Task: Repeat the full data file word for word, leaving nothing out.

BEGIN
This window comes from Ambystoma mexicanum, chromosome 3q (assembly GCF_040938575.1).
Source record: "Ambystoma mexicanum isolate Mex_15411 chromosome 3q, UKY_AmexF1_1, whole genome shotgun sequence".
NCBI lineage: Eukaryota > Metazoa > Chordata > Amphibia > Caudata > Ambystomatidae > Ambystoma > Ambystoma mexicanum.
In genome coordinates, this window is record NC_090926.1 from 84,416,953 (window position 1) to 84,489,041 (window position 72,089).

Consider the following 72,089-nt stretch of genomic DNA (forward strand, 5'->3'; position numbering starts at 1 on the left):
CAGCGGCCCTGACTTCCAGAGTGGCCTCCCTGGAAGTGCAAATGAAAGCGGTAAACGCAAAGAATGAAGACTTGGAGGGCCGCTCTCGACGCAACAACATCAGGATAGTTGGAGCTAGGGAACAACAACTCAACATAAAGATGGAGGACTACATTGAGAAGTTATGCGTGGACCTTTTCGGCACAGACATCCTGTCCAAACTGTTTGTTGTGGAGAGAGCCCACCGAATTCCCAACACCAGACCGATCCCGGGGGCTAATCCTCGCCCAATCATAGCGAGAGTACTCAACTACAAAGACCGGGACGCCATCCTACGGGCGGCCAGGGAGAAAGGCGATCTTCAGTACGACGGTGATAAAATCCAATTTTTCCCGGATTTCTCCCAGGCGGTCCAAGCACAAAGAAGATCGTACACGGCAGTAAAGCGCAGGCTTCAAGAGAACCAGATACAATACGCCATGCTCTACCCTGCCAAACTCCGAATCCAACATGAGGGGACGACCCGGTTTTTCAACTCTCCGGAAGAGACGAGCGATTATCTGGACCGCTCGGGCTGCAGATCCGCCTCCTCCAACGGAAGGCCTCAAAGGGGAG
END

This window comes from Ambystoma mexicanum, chromosome 3q (assembly GCF_040938575.1).
Source record: "Ambystoma mexicanum isolate Mex_15411 chromosome 3q, UKY_AmexF1_1, whole genome shotgun sequence".
NCBI lineage: Eukaryota > Metazoa > Chordata > Amphibia > Caudata > Ambystomatidae > Ambystoma > Ambystoma mexicanum.
In genome coordinates, this window is record NC_090926.1 from 84,416,953 (window position 1) to 84,489,041 (window position 72,089).

Consider the following 72,089-nt stretch of genomic DNA (forward strand, 5'->3'; position numbering starts at 1 on the left):
CAGCGGCCCTGACTTCCAGAGTGGCCTCCCTGGAAGTGCAAATGAAAGCGGTAAACGCAAAGAATGAAGACTTGGAGGGCCGCTCTCGACGCAACAACATCAGGATAGTTGGAGCTAGGGAACAACAACTCAACATAAAGATGGAGGACTACATTGAGAAGTTATGCGTGGACCTTTTCGGCACAGACATCCTGTCCAAACTGTTTGTTGTGGAGAGAGCCCACCGAATTCCCAACACCAGACCGATCCCGGGGGCTAATCCTCGCCCAATCATAGCGAGAGTACTCAACTACAAAGACCGGGACGCCATCCTACGGGCGGCCAGGGAGAAAGGCGATCTTCAGTACGACGGTGATAAAATCCAATTTTTCCCGGATTTCTCCCAGGCGGTCCAAGCACAAAGAAGATCGTACACGGCAGTAAAGCGCAGGCTTCAAGAGAACCAGATACAATACGCCATGCTCTACCCTGCCAAACTCCGAATCCAACATGAGGGGACGACCCGGTTTTTCAACTCTCCGGAAGAGACGAGCGATTATCTGGACCGCTCGGGCTGCAGATCCGCCTCCTCCAACGGAAGGCCTCAAAGGGGAG